Connecticut’s nursing home owners will be required to disclose ties to private equity companies or real estate investment trusts under new state rules. 

But lawmakers there did not take the same stringent tone when it came to a proposal that would have increased the daily direct nursing care requirement, or staffing minimum, by more than one-third.

Lawmakers in Connecticut approved new accountability and transparency measures aimed at shining a light on who is making decisions or who is profiting from nursing, according to local reporting. The information gleaned from these new reports that could show if “owners and operators are collecting large salaries or administrative fees” could be used to introduce more bills “requiring facilities to direct a certain portion of state funds toward direct care only,” according to an article in the Hartford Courant. 

“We have to know what’s going on,” Rep. Jane Garibay (D), a co-chair of the Aging Committee, told the paper. “We don’t really know how much they’re earning. And not just the bottom line of the nursing home — how much are the owners earning? That’s going to be an important piece.”

Nursing home operators who fail to disclose private equity or real estate investment trust stakes may be fined up to $10,000 for each reported violation, the paper reported. They will also have to submit narrative expenditure summaries to accompany annual cost reports filed with the state.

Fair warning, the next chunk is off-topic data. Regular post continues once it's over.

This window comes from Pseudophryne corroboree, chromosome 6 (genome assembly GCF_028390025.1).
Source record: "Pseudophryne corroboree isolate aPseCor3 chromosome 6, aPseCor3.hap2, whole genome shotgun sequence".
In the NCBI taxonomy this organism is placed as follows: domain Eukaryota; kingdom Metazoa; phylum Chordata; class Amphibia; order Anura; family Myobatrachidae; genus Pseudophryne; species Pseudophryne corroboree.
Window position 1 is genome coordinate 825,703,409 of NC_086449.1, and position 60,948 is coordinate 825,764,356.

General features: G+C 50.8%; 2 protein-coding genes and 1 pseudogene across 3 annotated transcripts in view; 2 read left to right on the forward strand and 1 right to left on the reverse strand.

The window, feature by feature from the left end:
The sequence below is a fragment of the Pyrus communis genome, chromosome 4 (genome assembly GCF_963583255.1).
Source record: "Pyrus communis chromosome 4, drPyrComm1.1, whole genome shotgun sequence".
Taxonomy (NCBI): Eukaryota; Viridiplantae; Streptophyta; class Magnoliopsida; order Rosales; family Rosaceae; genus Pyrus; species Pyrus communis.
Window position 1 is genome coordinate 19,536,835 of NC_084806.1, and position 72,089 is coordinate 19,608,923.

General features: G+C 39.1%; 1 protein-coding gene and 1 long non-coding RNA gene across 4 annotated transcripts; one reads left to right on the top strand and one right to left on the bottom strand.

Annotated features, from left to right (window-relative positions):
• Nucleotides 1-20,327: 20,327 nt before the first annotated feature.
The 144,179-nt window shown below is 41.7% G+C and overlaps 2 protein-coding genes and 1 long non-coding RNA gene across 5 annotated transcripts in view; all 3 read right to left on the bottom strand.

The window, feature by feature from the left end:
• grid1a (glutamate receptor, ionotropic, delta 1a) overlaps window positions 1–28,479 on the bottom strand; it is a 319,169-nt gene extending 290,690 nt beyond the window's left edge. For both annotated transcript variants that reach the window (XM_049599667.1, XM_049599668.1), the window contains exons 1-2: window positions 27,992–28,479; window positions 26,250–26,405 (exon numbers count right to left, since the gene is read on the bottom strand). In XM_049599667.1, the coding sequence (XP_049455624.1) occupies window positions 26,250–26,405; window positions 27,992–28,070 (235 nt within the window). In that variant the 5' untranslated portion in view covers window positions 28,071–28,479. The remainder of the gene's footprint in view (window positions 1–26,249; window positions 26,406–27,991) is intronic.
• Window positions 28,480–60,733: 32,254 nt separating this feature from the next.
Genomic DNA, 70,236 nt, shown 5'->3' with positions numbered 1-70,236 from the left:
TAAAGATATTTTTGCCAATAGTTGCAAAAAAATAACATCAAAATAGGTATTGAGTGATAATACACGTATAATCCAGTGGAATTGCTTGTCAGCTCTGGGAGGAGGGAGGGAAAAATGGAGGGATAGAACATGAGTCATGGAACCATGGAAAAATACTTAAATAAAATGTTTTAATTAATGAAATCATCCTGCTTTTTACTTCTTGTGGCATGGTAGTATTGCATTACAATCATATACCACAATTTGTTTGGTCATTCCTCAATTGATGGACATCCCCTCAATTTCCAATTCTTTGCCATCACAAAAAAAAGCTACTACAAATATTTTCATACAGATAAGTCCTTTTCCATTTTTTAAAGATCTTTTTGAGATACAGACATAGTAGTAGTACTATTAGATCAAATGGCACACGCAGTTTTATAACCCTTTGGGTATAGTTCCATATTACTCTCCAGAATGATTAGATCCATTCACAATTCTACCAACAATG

Enhanced accountability and directing funding are among legislative trends seen in states and at the federal level. US Sen. Chuck Grassley (R-IA) has been pushing the Centers for Medicare & Medicaid Service to finalize rules the agency has let sit since May 2011 to clarify ownership definitions, set “strong” auditing and enforcement measures; and create an “easily searchable format” for required information. 

New York recently passed legislation that would lessen the penalties on nursing homes that fail to meet new requirements to spend 70% of their revenue on patient care with at least 40% of that mandated to pay for resident-facing staff. The legislation also drops the amount of money facilities that exceed a 5% profit cap will have to pay back to the state if they reduce their usage of agency staff. Gov. Kathy Hochul (D) has not yet signed those bills into law. 

As the clock ticks on the federal Centers for Medicare & Medicaid Services’ release of a federal rule on staffing minimum levels, lawmakers in Connecticut ultimately took a pass on creating a state law that would have raised from 3 hours to 4.1 hours the minimum time required for direct nursing care per patient day. 

That staffing minimum measure would have cost $26.6 million in the first year of implementation. The sector’s operators opposed the rule, pointing to the ongoing workforce crisis. 

Lawmakers also passed on a bill that would have cut funding for facilities where occupancy drops below 90%, opting instead to create a working group to examine licensed bed capacity and whether Medicaid payment policies are supporting “right sizing” the sector, the Hartford Courant reported.

“The notion of having a thoughtful study and review that really drills down on the excess bed capacity issues is well timed and a smart move in our view,” Matthew Barrett, president and CEO of the Connecticut Association of Health Care Facilities, said, according to the newspaper. “Right-sizing, rebalancing and questions of bed capacity are part of the culture or calculus of Medicaid decision making now. … And so with that, the policy of really drilling down on where the excess beds are is a smart move.”